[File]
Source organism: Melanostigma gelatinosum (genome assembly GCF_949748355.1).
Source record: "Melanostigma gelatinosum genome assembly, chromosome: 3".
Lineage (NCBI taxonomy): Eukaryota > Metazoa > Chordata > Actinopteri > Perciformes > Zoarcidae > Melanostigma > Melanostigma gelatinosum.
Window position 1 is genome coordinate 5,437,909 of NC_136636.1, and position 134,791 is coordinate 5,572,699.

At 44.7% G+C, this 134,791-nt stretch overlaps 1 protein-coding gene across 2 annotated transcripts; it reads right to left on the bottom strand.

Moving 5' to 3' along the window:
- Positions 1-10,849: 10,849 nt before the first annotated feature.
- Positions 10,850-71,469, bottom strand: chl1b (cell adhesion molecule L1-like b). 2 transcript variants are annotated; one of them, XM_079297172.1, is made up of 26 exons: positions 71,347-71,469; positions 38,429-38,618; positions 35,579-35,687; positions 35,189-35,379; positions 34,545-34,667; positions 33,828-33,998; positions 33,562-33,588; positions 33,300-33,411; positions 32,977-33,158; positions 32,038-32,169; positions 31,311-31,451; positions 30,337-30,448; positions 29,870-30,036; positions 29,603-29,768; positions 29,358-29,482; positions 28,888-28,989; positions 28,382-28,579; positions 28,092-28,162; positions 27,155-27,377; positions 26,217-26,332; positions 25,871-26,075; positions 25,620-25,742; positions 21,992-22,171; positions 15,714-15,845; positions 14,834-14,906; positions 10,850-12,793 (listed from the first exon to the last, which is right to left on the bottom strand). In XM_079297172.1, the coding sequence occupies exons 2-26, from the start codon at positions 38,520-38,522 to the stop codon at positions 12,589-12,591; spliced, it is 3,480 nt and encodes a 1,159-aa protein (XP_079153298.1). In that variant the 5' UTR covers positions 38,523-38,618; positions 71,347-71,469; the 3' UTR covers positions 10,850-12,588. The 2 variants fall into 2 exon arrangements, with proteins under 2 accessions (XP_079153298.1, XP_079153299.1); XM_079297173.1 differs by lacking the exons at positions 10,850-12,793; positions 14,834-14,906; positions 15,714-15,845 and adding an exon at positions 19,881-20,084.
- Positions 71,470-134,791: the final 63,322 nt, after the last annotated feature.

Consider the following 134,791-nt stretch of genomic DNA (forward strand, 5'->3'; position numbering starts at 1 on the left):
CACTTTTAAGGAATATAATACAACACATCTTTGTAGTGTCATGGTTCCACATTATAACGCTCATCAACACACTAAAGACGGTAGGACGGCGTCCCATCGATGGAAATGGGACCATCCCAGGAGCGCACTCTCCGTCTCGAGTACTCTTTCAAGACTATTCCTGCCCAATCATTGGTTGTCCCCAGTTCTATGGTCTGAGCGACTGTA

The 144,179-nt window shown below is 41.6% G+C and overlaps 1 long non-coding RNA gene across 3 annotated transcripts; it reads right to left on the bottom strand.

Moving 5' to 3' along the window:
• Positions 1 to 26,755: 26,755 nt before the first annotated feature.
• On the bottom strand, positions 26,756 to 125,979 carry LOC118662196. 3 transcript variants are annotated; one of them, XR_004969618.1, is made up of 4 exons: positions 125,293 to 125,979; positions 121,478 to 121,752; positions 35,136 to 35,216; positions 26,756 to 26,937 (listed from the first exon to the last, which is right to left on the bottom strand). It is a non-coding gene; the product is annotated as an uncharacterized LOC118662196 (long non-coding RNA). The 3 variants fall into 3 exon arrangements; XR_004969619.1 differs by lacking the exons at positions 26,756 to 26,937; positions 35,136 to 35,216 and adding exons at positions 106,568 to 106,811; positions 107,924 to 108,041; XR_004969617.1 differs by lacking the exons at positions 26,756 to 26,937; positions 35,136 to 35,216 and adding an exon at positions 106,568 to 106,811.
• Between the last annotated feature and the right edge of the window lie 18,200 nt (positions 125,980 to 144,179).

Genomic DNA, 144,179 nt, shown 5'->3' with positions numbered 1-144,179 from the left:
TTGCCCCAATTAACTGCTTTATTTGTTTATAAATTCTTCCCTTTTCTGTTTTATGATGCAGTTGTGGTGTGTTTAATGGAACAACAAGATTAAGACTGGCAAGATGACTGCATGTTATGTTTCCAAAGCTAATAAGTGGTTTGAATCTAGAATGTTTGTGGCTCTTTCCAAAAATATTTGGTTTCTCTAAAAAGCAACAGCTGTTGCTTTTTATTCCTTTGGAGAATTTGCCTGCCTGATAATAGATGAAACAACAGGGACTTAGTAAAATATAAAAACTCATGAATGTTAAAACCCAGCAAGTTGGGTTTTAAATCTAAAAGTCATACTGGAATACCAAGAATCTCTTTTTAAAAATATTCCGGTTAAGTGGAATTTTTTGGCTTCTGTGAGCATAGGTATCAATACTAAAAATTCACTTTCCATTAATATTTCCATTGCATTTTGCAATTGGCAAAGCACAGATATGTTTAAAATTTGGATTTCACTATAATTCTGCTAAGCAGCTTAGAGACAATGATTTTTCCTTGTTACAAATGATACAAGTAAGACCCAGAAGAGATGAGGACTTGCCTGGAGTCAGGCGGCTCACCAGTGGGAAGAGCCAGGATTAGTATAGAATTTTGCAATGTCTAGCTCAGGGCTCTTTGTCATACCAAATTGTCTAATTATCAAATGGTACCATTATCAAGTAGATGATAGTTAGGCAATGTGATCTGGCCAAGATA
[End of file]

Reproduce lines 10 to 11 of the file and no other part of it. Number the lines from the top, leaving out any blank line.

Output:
Consider the following 134,791-nt stretch of genomic DNA (forward strand, 5'->3'; position numbering starts at 1 on the left):
CACTTTTAAGGAATATAATACAACACATCTTTGTAGTGTCATGGTTCCACATTATAACGCTCATCAACACACTAAAGACGGTAGGACGGCGTCCCATCGATGGAAATGGGACCATCCCAGGAGCGCACTCTCCGTCTCGAGTACTCTTTCAAGACTATTCCTGCCCAATCATTGGTTGTCCCCAGTTCTATGGTCTGAGCGACTGTA